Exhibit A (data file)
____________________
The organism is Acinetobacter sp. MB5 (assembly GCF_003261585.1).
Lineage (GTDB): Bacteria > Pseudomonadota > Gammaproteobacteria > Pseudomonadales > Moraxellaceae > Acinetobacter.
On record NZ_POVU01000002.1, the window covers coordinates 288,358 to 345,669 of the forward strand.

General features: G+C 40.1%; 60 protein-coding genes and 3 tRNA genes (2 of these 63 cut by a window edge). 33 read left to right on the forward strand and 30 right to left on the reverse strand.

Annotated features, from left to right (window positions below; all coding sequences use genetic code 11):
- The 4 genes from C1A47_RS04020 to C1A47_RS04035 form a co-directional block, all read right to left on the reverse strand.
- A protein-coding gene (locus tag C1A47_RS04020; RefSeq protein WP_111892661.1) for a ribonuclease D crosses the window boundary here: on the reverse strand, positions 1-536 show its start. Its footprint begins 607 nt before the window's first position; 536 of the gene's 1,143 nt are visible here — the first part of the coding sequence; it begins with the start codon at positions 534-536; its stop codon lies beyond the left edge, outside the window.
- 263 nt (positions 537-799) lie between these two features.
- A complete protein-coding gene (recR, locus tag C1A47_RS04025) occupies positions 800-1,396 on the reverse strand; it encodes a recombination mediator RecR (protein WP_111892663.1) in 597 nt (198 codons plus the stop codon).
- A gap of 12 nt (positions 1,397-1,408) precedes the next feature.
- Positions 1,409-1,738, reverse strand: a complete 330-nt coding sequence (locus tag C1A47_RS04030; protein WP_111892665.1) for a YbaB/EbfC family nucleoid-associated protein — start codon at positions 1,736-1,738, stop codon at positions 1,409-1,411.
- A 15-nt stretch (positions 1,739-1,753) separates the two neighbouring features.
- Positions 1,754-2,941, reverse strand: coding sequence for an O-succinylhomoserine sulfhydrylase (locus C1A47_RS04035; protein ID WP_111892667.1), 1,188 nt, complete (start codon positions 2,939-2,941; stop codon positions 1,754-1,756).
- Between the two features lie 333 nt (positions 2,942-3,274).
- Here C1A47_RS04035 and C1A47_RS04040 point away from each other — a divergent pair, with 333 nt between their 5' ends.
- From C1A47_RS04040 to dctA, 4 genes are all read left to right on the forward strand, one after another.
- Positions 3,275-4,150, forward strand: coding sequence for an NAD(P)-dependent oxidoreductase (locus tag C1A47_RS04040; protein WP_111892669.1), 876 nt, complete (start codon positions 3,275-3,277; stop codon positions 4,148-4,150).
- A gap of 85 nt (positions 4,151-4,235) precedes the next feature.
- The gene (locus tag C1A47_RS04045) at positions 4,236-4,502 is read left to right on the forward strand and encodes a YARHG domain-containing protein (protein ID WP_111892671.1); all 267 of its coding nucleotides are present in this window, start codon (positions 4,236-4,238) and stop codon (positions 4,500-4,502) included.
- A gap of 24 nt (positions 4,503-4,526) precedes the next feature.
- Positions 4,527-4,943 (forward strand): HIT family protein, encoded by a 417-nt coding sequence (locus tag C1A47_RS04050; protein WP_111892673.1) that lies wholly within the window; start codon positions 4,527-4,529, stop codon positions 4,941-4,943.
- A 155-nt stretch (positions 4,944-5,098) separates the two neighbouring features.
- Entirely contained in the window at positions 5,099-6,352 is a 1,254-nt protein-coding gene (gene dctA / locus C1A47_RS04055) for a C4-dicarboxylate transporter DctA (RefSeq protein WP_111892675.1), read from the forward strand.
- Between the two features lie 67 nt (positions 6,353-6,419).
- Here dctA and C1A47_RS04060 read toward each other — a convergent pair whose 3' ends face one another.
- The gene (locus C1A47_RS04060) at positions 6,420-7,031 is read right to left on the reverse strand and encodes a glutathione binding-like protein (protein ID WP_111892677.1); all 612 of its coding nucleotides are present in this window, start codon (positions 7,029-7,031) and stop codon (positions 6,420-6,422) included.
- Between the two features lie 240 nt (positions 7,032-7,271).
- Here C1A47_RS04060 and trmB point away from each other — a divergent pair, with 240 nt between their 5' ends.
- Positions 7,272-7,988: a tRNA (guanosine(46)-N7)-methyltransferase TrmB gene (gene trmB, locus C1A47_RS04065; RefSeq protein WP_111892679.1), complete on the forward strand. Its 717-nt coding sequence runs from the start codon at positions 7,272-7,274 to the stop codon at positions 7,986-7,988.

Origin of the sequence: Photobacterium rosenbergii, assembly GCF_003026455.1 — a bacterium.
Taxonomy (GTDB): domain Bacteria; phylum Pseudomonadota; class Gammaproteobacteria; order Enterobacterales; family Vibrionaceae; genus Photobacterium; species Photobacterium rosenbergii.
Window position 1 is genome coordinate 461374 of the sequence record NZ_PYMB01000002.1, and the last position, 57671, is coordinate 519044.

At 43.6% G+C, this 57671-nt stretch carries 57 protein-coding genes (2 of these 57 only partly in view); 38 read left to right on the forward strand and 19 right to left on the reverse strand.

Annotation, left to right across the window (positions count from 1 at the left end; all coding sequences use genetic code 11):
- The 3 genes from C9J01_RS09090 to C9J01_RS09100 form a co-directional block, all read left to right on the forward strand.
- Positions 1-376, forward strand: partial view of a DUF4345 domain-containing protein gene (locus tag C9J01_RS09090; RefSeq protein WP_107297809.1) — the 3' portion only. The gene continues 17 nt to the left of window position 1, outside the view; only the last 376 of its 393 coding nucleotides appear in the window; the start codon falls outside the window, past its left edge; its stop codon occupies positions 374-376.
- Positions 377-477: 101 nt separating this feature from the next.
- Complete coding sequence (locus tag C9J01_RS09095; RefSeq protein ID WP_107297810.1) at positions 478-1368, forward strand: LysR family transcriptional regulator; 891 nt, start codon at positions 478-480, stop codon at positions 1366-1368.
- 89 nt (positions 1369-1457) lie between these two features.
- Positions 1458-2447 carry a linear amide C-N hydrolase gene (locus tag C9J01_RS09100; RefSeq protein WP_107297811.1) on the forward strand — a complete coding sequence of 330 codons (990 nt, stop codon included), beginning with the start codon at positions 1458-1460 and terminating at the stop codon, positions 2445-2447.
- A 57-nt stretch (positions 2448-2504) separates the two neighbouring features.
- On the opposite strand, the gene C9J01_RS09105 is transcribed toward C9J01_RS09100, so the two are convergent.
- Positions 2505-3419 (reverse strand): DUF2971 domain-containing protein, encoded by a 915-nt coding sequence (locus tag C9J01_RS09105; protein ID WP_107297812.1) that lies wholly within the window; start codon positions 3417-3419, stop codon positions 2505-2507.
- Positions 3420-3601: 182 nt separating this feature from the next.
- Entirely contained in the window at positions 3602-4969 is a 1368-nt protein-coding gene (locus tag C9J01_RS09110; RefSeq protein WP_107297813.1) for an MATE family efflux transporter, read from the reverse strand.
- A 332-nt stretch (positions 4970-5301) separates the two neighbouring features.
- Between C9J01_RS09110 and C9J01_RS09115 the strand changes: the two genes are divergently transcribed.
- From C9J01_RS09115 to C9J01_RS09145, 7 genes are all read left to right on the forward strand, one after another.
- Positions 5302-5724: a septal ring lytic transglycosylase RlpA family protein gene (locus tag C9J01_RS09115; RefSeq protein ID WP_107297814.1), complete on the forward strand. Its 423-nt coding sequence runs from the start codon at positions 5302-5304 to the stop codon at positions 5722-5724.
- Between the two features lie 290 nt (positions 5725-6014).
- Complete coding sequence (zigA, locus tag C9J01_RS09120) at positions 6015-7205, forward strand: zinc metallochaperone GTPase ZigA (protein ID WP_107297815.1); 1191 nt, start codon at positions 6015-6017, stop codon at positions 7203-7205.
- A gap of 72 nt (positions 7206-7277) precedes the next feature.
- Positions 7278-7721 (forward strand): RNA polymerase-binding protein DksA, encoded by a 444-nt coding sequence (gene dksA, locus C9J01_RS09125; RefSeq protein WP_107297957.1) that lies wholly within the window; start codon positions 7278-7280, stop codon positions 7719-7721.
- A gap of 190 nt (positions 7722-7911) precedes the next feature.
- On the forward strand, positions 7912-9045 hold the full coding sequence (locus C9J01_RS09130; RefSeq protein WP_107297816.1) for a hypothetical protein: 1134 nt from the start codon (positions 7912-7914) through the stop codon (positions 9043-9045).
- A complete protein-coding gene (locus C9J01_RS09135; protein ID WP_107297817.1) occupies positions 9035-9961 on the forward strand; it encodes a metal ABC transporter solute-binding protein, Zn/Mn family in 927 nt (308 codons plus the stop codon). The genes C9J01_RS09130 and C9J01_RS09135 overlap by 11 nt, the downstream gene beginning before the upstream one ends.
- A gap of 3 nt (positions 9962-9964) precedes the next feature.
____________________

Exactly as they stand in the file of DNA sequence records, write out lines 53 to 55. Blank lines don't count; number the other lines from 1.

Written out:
- Positions 7278-7721 (forward strand): RNA polymerase-binding protein DksA, encoded by a 444-nt coding sequence (gene dksA, locus C9J01_RS09125; RefSeq protein WP_107297957.1) that lies wholly within the window; start codon positions 7278-7280, stop codon positions 7719-7721.
- A gap of 190 nt (positions 7722-7911) precedes the next feature.
- On the forward strand, positions 7912-9045 hold the full coding sequence (locus C9J01_RS09130; RefSeq protein WP_107297816.1) for a hypothetical protein: 1134 nt from the start codon (positions 7912-7914) through the stop codon (positions 9043-9045).